One scenario I encounter in my interactions with community colleges is a tendency to want to invent advancement program activities from scratch. Why do so many community college development professionals figure that need to reinvent the wheel? I think it has something to do with the fact the many community college development professionals are relatively new to their roles. They may have a history in development, but they don’t have a history in the collegiate model of development, or in community college development shops.
The second reason they seem to lean toward going it alone is that they don’t consider how similar their institutions are to other community colleges. The gap between the highest performing community college advancement programs and those that have barely begun is astonishing. And those who are new to the game could save years of start-up time by systematically benchmarking with institutions that are relatively advanced in comparison.
It doesn’t do much good to benchmark with another institution that is new to the game. If you want to learn about alumni relations, find an institution that has a robust alumni relations program. How to find one or two? Check out their foundation websites. Talk to colleagues at conferences. Check in with the community college in your state system that is raising the most money. Sign up for CASE webinars.
The easiest way to get ahead is to imitate those who are ahead. The biggest obstacle to doing that is usually that the start-up institution has yet to commit the resources to achieving desired programmatic goals. There are no magic outcomes. Getting ahead in advancement requires investment in trained personnel and systems.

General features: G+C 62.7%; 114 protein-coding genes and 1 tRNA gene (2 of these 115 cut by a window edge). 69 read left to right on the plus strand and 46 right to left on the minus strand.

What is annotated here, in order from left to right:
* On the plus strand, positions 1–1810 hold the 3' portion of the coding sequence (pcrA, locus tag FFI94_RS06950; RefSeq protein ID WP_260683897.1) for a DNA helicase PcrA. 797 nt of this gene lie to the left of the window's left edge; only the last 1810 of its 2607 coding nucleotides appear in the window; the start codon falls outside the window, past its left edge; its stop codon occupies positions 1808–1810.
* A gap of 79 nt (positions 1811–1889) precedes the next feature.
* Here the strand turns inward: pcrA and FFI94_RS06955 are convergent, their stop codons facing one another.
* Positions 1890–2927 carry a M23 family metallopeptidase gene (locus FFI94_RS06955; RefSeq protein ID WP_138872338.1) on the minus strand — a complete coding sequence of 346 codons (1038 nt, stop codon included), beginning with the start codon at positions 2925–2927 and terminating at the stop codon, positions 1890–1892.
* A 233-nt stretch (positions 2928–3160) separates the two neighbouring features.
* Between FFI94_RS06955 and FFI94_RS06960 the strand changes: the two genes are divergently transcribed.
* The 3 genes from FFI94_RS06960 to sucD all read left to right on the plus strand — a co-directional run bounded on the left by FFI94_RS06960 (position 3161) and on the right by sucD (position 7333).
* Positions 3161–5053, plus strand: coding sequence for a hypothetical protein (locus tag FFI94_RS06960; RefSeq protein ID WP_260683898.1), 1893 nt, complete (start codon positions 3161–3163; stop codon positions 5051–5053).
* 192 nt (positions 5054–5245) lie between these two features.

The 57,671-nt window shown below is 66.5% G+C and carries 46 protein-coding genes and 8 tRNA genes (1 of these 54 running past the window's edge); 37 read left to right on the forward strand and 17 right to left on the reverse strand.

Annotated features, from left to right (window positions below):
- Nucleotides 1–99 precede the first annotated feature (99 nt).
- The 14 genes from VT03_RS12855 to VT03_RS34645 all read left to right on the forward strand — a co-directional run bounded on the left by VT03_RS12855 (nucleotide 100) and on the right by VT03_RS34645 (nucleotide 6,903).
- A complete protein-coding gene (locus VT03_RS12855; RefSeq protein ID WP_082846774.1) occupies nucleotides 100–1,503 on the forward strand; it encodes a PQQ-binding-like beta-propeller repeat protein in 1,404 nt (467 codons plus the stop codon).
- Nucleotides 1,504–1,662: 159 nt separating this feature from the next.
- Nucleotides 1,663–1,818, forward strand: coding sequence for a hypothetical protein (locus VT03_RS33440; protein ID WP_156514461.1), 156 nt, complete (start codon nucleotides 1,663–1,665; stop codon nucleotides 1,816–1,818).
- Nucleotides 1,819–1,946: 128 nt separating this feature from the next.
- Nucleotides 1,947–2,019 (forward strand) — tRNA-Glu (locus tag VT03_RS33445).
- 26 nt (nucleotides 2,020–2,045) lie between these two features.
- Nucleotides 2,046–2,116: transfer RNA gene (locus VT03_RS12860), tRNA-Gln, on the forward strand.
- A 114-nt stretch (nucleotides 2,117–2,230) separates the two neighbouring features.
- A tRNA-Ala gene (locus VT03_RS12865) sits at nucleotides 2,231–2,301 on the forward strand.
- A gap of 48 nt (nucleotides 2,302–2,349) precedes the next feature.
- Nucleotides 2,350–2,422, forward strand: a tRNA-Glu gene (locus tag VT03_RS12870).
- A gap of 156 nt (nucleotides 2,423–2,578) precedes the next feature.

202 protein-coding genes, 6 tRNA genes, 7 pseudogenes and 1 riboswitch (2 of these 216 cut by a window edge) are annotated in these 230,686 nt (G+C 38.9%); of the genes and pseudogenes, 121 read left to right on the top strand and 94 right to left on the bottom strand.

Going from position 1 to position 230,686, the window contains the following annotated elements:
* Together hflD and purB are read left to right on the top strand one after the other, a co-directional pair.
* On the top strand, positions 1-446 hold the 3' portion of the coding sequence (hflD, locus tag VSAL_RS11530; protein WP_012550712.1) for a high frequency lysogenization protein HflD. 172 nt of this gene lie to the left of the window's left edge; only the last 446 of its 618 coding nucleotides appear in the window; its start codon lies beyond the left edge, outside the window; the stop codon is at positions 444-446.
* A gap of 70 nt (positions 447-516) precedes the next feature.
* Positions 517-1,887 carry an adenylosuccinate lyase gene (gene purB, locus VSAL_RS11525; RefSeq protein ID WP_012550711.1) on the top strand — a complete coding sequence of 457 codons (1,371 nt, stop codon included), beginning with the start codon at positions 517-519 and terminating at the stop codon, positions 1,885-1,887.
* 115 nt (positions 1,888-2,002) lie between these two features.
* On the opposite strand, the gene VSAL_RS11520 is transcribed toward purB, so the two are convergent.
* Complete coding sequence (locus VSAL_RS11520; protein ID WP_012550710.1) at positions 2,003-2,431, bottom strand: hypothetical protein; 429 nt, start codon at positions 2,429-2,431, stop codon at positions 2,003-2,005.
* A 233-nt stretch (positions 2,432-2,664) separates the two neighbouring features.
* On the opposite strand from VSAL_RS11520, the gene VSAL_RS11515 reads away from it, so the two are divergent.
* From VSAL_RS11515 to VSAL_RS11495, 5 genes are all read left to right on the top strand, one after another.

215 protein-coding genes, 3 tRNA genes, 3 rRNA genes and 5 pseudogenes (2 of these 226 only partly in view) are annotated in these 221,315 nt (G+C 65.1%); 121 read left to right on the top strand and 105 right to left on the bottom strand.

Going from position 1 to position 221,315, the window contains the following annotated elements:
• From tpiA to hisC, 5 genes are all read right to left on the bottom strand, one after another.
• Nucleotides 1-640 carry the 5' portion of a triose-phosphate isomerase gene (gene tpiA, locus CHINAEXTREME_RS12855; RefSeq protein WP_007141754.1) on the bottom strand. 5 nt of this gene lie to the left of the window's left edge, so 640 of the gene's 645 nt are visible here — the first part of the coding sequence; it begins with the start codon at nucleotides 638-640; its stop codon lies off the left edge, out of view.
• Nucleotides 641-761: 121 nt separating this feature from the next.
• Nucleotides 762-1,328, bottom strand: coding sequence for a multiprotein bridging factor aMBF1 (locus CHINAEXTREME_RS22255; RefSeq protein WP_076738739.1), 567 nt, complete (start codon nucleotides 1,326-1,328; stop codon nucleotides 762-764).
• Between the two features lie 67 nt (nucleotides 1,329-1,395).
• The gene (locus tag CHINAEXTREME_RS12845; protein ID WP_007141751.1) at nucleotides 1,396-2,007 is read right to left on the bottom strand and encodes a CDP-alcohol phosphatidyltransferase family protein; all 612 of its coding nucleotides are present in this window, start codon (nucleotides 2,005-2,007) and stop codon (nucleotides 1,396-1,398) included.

Many emerging advancement shops make piecemeal investments in desired outcomes and then wonder why achieving their goals comes so slowly.
If you want to see how the pros do it, benchmark against smaller or rural state college or university advancement programs. The assumption that holds community colleges back is that they think they have nothing in common with four-year college advancement. Nothing could be further from the truth. It is not so much a difference in kind as it is a difference of degree and type.
Alumni are alumni everywhere. The same fundamental dynamics are in play. Yes, the specific applications and solutions you choose will vary from the four-college program, but only incrementally. And the manner in which you tailor your alumni engagement effort allows for a significant level of creativity to flow into the mix. And that can be fun—and easier than reinventing the wheel.
If nothing else, benchmark with a four-year college on how they track their alumni. I have seen scores of community colleges struggle with this aspect of development readiness. Four-year colleges had to wrestle with the same questions. And once upon a time they had to invest in tracking their alumni or suffer depressed outcomes for years at a time.
So when it comes to keeping the wheels rolling smoothly, consider the value of not trying to invent them from scratch!